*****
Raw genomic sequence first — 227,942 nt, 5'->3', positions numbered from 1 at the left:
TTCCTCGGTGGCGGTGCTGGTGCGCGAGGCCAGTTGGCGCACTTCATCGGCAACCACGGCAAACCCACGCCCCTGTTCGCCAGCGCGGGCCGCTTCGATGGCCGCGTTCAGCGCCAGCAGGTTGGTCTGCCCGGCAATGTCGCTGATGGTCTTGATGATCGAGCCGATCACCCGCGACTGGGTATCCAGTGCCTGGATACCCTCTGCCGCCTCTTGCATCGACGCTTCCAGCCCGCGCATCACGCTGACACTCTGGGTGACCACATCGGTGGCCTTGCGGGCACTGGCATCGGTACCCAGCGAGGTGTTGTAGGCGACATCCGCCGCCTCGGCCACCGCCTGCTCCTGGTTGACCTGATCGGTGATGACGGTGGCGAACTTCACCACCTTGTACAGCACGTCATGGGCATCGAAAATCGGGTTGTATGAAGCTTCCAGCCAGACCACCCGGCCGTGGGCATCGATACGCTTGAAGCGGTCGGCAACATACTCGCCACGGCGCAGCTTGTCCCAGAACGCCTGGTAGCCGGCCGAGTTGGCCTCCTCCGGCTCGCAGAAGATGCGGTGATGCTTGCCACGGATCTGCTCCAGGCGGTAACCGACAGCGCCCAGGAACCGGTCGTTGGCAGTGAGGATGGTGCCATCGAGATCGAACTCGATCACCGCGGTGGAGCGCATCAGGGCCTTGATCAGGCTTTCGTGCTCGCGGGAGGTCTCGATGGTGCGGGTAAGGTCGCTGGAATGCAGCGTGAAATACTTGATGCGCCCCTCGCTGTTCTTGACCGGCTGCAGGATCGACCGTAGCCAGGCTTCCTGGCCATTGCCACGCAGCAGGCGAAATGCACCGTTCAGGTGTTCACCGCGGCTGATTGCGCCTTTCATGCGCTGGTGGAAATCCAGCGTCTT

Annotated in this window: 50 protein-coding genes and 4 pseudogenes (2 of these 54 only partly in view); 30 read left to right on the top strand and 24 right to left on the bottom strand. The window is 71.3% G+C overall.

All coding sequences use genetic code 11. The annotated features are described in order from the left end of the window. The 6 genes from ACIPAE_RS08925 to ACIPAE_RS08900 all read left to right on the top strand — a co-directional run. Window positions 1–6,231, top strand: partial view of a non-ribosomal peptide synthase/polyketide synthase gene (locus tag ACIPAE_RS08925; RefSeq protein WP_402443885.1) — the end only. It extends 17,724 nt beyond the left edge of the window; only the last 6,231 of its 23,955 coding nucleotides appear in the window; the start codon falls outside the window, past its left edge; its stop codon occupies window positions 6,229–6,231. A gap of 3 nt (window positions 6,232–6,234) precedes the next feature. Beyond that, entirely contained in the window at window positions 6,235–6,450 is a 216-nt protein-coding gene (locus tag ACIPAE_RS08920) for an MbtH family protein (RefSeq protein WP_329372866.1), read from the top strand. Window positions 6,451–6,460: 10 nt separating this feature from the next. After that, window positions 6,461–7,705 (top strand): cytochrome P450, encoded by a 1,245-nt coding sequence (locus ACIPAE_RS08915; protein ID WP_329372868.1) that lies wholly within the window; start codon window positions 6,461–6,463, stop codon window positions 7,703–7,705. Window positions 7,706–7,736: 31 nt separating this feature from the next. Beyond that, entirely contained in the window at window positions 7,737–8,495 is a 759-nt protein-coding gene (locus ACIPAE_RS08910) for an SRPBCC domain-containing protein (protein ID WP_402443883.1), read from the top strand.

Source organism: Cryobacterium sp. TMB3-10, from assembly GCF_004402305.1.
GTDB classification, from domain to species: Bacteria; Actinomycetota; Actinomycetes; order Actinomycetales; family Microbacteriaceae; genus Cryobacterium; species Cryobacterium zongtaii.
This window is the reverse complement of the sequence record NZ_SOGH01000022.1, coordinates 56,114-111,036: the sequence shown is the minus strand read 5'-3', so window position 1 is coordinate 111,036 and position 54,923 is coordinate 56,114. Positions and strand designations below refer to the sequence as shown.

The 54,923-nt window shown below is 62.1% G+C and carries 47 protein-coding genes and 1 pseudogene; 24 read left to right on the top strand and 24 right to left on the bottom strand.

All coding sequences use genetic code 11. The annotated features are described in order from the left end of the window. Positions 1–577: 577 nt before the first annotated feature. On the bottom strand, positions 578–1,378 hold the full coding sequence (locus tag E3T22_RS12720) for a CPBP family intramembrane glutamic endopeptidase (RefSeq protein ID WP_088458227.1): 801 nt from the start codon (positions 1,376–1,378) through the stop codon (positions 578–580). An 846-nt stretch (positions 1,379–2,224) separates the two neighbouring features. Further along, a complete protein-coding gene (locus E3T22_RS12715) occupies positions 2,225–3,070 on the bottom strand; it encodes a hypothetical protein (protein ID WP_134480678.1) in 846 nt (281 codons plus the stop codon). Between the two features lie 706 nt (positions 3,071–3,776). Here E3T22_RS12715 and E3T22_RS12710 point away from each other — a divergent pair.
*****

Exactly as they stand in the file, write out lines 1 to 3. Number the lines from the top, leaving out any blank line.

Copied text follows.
Raw genomic sequence first — 227,942 nt, 5'->3', positions numbered from 1 at the left:
TTCCTCGGTGGCGGTGCTGGTGCGCGAGGCCAGTTGGCGCACTTCATCGGCAACCACGGCAAACCCACGCCCCTGTTCGCCAGCGCGGGCCGCTTCGATGGCCGCGTTCAGCGCCAGCAGGTTGGTCTGCCCGGCAATGTCGCTGATGGTCTTGATGATCGAGCCGATCACCCGCGACTGGGTATCCAGTGCCTGGATACCCTCTGCCGCCTCTTGCATCGACGCTTCCAGCCCGCGCATCACGCTGACACTCTGGGTGACCACATCGGTGGCCTTGCGGGCACTGGCATCGGTACCCAGCGAGGTGTTGTAGGCGACATCCGCCGCCTCGGCCACCGCCTGCTCCTGGTTGACCTGATCGGTGATGACGGTGGCGAACTTCACCACCTTGTACAGCACGTCATGGGCATCGAAAATCGGGTTGTATGAAGCTTCCAGCCAGACCACCCGGCCGTGGGCATCGATACGCTTGAAGCGGTCGGCAACATACTCGCCACGGCGCAGCTTGTCCCAGAACGCCTGGTAGCCGGCCGAGTTGGCCTCCTCCGGCTCGCAGAAGATGCGGTGATGCTTGCCACGGATCTGCTCCAGGCGGTAACCGACAGCGCCCAGGAACCGGTCGTTGGCAGTGAGGATGGTGCCATCGAGATCGAACTCGATCACCGCGGTGGAGCGCATCAGGGCCTTGATCAGGCTTTCGTGCTCGCGGGAGGTCTCGATGGTGCGGGTAAGGTCGCTGGAATGCAGCGTGAAATACTTGATGCGCCCCTCGCTGTTCTTGACCGGCTGCAGGATCGACCGTAGCCAGGCTTCCTGGCCATTGCCACGCAGCAGGCGAAATGCACCGTTCAGGTGTTCACCGCGGCTGATTGCGCCTTTCATGCGCTGGTGGAAATCCAGCGTCTT

Annotated in this window: 50 protein-coding genes and 4 pseudogenes (2 of these 54 only partly in view); 30 read left to right on the top strand and 24 right to left on the bottom strand. The window is 71.3% G+C overall.